Some search results online claim beer and Coke can help prevent the formation of deposits; however, there is not enough evidence to prove these actually work. Beer and soda can be detrimental to our health, so it is better to stay away from these.
How to Prevent Kidney Stones on Topamax
Medications containing topiramate (brand name Topamax®) are commonly used to treat and prevent seizures and headaches. Unfortunately, topiramate can accelerate the formation of stones in the kidneys which is why it is crucial that you drink plenty of water when taking the medication.
Medical Marijuana and Kidney Stones: Can Patients Benefit?
Kidney stones (also known as renal calculi or urolithiasis) are masses of minerals and salt that form in your kidneys. They can also sometimes originate in the ureters, bladder, and urethra, reports Healthline (18).
Many patients suffering from kidney stones have reported that medical cannabis use eases their pain and nausea. A 2017 study from the American Journal of Physiology-Renal Physiology details exactly how medical cannabis can ease kidney diseases, including stones. “The two different types of receptors (CB1 and CB2) that are activated by the pharmacologically active ingredients of cannabis are found in numerous tissues, including the kidneys,” according to the medical journal.
Furthermore, “experimental studies suggest that stimulation of these receptors using pharmacologic agents or their naturally occurring ligands could have both deleterious and beneficial effects on the kidneys, depending on receptor distribution, type of renal insult, or the timing of the activation during acute or chronic states of kidney injury (13).”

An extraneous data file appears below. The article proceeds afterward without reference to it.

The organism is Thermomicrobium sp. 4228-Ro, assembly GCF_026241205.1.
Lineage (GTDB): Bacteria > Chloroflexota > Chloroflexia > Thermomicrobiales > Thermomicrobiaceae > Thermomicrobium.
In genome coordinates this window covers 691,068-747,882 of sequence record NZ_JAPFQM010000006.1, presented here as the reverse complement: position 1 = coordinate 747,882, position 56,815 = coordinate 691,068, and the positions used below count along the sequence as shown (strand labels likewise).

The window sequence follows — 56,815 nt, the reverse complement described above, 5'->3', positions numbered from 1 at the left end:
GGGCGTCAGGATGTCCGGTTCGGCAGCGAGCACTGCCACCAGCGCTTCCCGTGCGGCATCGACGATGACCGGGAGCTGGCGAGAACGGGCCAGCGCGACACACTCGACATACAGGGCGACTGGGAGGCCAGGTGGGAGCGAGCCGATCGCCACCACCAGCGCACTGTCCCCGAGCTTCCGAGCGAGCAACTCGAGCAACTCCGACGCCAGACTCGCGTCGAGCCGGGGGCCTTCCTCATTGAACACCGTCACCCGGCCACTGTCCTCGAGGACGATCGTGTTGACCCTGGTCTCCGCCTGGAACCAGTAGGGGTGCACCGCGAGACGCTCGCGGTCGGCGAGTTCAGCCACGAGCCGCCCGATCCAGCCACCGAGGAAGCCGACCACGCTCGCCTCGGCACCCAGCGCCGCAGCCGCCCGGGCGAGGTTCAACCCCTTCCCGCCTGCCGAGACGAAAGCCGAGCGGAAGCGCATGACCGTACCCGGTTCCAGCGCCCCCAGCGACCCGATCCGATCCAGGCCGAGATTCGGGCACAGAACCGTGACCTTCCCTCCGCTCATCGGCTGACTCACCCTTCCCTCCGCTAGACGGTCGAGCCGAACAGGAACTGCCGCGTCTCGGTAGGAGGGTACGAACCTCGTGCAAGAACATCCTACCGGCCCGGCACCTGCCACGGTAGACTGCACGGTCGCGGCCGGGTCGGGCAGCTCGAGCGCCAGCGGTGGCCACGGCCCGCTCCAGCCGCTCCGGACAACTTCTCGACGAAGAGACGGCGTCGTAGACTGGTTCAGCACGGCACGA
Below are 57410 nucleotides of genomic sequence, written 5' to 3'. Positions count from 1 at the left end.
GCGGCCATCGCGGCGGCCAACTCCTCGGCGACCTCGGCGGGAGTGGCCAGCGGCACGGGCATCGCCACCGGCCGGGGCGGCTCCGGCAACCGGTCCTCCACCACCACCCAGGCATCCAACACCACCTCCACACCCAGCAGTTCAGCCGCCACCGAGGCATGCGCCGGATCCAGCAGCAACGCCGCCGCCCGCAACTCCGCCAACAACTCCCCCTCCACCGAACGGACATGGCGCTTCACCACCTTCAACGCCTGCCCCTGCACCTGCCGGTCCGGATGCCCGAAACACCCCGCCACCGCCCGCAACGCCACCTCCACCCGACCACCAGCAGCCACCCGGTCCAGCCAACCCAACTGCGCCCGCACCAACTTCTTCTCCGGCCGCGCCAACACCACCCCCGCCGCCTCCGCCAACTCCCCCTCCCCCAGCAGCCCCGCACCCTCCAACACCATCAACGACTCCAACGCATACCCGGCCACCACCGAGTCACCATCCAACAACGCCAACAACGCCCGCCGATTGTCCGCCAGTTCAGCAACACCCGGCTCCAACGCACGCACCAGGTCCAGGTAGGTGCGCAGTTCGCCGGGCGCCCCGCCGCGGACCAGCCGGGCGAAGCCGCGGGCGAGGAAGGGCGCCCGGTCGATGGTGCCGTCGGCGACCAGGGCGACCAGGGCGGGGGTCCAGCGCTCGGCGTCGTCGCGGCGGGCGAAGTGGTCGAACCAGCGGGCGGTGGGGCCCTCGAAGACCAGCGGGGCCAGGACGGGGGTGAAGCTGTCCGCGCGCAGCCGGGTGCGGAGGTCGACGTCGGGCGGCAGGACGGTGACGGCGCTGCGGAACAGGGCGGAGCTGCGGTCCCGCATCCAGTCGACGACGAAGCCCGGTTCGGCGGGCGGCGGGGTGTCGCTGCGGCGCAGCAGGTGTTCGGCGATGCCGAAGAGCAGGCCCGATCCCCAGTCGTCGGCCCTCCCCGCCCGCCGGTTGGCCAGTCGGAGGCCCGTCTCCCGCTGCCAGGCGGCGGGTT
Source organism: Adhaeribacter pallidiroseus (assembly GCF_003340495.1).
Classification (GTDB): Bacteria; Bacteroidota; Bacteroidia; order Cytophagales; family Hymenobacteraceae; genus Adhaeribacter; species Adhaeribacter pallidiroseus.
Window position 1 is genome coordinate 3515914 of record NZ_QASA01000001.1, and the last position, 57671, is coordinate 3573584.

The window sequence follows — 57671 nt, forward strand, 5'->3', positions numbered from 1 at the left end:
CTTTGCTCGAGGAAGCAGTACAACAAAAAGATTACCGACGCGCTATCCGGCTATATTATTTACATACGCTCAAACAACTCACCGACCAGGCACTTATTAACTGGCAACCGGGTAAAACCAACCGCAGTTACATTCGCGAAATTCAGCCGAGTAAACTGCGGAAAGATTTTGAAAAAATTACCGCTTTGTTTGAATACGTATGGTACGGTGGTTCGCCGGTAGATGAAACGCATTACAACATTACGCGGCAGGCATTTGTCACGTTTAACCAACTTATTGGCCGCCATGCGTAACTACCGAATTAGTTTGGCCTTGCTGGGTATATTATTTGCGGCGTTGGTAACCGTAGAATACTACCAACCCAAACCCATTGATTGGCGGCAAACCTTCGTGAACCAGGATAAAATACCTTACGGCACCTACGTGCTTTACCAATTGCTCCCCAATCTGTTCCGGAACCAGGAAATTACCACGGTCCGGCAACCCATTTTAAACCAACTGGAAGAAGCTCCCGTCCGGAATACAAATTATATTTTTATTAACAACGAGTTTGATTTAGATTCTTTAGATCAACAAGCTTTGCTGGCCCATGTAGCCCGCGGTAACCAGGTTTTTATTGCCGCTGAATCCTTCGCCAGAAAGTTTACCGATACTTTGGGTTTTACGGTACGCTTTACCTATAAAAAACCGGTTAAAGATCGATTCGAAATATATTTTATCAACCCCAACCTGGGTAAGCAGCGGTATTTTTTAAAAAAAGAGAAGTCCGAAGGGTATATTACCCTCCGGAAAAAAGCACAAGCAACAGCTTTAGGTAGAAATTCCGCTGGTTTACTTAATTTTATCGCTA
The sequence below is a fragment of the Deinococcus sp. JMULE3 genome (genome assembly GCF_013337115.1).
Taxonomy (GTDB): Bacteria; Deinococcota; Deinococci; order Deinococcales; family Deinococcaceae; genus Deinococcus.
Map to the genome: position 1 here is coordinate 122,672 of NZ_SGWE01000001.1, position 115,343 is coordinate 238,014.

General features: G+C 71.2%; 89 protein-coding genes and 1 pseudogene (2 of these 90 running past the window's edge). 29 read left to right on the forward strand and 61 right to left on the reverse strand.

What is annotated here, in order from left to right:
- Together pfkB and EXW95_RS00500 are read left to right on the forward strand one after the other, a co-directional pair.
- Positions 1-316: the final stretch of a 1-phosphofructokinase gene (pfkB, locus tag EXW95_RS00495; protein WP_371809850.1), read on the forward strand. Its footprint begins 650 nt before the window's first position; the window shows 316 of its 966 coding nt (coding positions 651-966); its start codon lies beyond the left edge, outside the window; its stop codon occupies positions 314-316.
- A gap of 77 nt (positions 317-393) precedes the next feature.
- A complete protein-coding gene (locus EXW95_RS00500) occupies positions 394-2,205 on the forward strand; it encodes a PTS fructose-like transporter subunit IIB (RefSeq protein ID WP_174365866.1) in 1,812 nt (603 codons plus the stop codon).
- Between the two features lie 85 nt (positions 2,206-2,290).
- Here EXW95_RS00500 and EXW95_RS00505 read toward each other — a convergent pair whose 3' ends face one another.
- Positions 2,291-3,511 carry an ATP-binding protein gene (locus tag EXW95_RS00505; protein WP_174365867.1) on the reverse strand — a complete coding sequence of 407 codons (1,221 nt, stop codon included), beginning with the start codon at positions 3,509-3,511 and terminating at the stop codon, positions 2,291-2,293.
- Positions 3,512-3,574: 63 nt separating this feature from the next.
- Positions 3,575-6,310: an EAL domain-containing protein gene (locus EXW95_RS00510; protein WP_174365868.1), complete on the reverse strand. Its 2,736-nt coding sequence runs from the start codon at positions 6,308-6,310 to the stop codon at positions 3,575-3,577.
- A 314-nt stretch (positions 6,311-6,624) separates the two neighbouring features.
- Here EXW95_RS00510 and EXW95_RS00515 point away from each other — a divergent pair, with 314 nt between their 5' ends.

Interestingly, a Korean clinical research study on a terpene-combination drug called “RowatinexⓇ” has shown effectiveness at expulsing more kidney stone remnants 4 weeks after shock wave lithotripsy than traditional tamsulosin and analgesic (22). A meta-analysis has supported this as well. This drug is a combination of terpenes including pinene, camphene, borneol, anethole, fenchone and cineol—many of these are found in medical cannabis. However, like cannabinoids and terpenes, Rowatinex also does not currently have FDA approval and requires further studies (23).
Medical marijuana—or medical cannabis—has anecdotally helped many patients suffering from debilitating symptoms and side effects of decreased kidney function. What does research tell us about the role the endocannabinoid system plays in renal function?
The ECS and the Kidneys
The endocannabinoid system (ECS) is made up of specialized, fat-based neurotransmitters, which are activated by cannabinoids found in the cannabis plant—such as Δ 9 -tetrahydrocannabinol (THC) and cannabidiol (CBD) — when they come into contact with the two different types of cannabinoid receptors (CB1 and CB2) (1). Cannabinoids may also act on other receptors in our body beyond CB1 and CB2 to cause effects. These receptors are found in numerous tissues throughout the body, including the kidneys (13).
The role of the ECS in renal pathology—which deals with diagnosis and characterization of medical diseases of the kidneys—is an emerging area of research. It has been studied primarily in the context of CB receptors. The current research suggests that targeting the ECS may be of diagnostic and therapeutic value (4).
Endocannabinoids, such as anandamide (AEA) and 2-arachidonoylglycerol (2-AG), are responsible for a variety of processes in our bodies (17). These processes include regulating sleep and pain perception, as well as modulating our immune system to slow down inflammation .
According to a review of recent findings related to CB receptors in the kidneys, “Emerging studies using isolated cells, rodent models, and human studies have identified a critical role for the endocannabinoid system in renal function and disease. Thus, therapeutics that modulate the activity of CB1 and CB2 in renal disease could become clinically relevant (5).”
Further research is needed in this area to reduce the adverse effects of cannabis while advancing its potential beneficial impacts on renal function in various types of kidney diseases (13 ).
Can Cannabinoids Treat Kidney Stones?
Symptoms of kidney stones can include severe pain, nausea, vomiting, fever, chills and blood in your urine. For three of these related symptoms—pain, nausea, and vomiting—there is significant research that suggests medical cannabis can help.